V4V Good Practice Case Studies: NR Sports Volunteering Solutions

Sport / Activity: Consulting / Volleyball |   Country: Macedonia

Which of the four pillars does the example cover?


Pillar 1 – Volunteer strategy and planning



Pillar 3 – Volunteer management and retention


Pillar 4 – Volunteer development and training

Focus of volunteer intervention: CEV EuroVolley Skopje 2023


The CEV EuroVolley 2023 Men’s competition was based across four host countries: North Macedonia, Bulgaria, Israel, and Italy. Skopje in North Macedonia hosted one of the group stages of the completion during August and September 2023. 50 volunteers were recruited, trained, allocated, retained for the needs of the Championship, working across 11 different operational departments (accreditation, team management, guest management, volunteer office, VIP protocol, doping control, technical support, match-day-hall operations, marketing activities, media centre, and fan engagement).

A key challenge facing the delivery of the group stage in Macedonia was the lack of a volunteer culture within the country, and an even less-developed sport volunteering culture. The volunteer intervention lead by NR Sports Volunteering Solutions working alongside the National Volleyball Federation of Macedonia aimed to overcome this challenge to recruit and train volunteers for the CEV EuroVolley 2023 event. Furthermore, the intervention also aimed to transfer essential knowledge to the Federation to enable them to sustain and further develop volunteering in the future.

Activities undertaken:

Several actions were undertaken to successfully deliver the intervention:

1. Development of Volunteer Management Strategic and Operational Plan involving establishing the main goals and values for the programme and devising strategies for volunteer recruitment. This also including planning for legacy creation and post-event knowledge transfer.

2. Delivery of a structured volunteer training programme for all volunteers

3. Volunteer Management Phase including:

a. A ‘recruitment’ phase focused on attracting 50 volunteers aged 14-20 years of age. This involved collaborations with a university and its sport management department to identify potential student volunteers, recruitment drives in volleyball clubs, and the launching of a public call on the event website.

b. The production of a Volunteer Guide including job/role descriptions, schedules, and skill requirements for each volunteer position.

c. The creation of a Volunteer Application form which was made available through various channels, including social media and the university’s website.

d. The establishment of a Volunteer Code of Conduct outlining appropriate behaviours and communication strategies

e. Delivery of training sessions including an orientation at the event venue.

4. Overseeing and managing volunteer operations during the event

5. Knowledge Transfer and Legacy:

a. Handing over the event management tools to the Macedonian Volleyball Federation for future volunteer organisation.

b. Establishing and maintaining an active Volunteer Hub for subsequent events.

c. Passing on key contacts established through the intervention with National Sports Federations, Universities, High Schools, and sports clubs. This also included contacts generated for potential partnerships with local businesses to support the volunteer programme in the long-term.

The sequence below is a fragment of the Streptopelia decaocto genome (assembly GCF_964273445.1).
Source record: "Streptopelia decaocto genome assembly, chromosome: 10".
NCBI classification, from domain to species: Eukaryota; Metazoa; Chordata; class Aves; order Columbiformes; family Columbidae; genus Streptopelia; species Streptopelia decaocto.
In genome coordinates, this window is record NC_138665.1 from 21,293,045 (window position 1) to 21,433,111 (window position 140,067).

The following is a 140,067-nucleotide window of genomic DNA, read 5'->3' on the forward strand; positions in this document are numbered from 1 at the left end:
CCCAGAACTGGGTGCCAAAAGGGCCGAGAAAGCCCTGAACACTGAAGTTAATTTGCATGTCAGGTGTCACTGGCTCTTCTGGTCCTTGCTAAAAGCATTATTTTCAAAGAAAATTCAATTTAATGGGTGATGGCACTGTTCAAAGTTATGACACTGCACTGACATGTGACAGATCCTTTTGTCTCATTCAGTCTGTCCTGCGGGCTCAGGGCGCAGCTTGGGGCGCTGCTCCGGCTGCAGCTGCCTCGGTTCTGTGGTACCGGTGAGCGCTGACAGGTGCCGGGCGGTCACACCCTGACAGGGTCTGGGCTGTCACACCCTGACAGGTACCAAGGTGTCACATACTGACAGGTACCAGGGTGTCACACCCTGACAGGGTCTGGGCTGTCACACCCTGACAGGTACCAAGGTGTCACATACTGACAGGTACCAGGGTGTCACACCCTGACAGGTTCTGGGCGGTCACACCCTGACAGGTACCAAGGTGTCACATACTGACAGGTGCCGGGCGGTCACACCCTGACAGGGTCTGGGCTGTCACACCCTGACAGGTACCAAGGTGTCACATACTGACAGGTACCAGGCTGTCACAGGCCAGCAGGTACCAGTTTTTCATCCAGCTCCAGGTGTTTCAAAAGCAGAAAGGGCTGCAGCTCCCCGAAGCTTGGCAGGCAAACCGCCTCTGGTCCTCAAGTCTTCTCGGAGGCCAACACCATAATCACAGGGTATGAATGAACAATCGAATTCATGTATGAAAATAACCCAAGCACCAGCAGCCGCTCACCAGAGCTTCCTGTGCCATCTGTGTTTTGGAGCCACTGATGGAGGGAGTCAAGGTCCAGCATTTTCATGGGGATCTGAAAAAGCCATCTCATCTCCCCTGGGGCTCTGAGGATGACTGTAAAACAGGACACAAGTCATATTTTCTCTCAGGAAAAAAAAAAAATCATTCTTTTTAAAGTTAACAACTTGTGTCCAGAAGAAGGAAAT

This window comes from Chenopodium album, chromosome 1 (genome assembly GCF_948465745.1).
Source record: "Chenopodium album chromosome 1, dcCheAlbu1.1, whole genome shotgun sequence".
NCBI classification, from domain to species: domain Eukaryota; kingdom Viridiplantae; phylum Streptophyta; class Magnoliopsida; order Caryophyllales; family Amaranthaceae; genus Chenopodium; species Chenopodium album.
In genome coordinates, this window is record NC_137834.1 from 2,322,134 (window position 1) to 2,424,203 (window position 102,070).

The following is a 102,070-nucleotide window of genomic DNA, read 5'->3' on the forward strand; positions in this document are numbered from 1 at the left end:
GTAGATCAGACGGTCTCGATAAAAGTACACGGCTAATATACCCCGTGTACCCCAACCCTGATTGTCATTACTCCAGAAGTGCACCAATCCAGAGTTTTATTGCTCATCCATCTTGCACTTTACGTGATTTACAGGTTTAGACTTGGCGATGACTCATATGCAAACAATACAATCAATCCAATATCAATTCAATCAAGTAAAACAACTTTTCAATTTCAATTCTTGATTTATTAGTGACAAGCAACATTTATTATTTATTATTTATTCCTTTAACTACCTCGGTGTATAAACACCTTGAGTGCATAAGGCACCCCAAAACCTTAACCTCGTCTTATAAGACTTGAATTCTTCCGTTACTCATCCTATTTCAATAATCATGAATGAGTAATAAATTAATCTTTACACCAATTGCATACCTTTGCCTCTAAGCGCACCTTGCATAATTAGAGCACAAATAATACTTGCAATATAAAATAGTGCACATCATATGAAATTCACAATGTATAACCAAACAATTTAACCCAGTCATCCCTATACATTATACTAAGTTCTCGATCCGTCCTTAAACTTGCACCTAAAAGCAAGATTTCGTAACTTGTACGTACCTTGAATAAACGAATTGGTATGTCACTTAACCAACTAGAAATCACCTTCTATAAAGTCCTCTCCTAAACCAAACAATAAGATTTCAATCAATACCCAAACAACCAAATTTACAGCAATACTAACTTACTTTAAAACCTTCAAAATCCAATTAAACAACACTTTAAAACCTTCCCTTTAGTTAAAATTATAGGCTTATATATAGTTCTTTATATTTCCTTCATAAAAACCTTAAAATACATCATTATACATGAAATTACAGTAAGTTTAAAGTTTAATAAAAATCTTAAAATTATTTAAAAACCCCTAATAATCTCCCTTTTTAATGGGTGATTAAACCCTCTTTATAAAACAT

Challenges faced:

There were several challenges facing the successful implementation of the intervention. The lack of an established volunteer culture in Macedonia meant that ‘selling’ the idea of volunteering, and motivating individuals to volunteer was difficult. Secondly, recruitment for the event fell during the long school and university summer break making it difficult to find and recruit students and athletes as volunteers. Thirdly, Macedonia’s sports event landscape does not frequently organise events that require a high number of volunteers therefore maintaining the Volunteer Hub may be difficult due to a lack of opportunity to volunteer at sports events. Finally, the professional management of volunteers is not yet fully recognised or valued as it should be highlighting the need for a strategic approach to preserve the volunteer workforce and enhance the appreciation and management of volunteer contributions in the sports sector.


The volunteering intervention has directly contributed to cultivating a local culture of volunteerism. It has heightened the interest of younger generations in sports volunteering by showcasing the tangible benefits of such involvement. It has also created a lasting legacy of volunteers dedicated to the National Volleyball Federation, the sport of volleyball, and the wider community.

The intervention also facilitated greater collaboration among national sports federations, particularly in the exchange of volunteers. Moreover, it has strengthened ties and collaborative opportunities with the already-established Athletic Federation. As a result, a central volunteer hub has emerged from this initiative, providing the National Volleyball Federation with a ready and competent volunteer force for upcoming national and international events.

Partnerships with the business sector developed via the intervention continue to provide support to the volunteer programme, and have created the potential for future partnerships and business cooperation for future volleyball events in the country.

The volunteers involved in the event were supported to develop skills such as effective communication and teamwork that can be used in future endeavours. They also made new friends and gained societal recognition with volunteering viewed as a beneficial and innovative way for young people to spend their summer holidays. This acknowledgment underscores the value of volunteering in personal development and community engagement.

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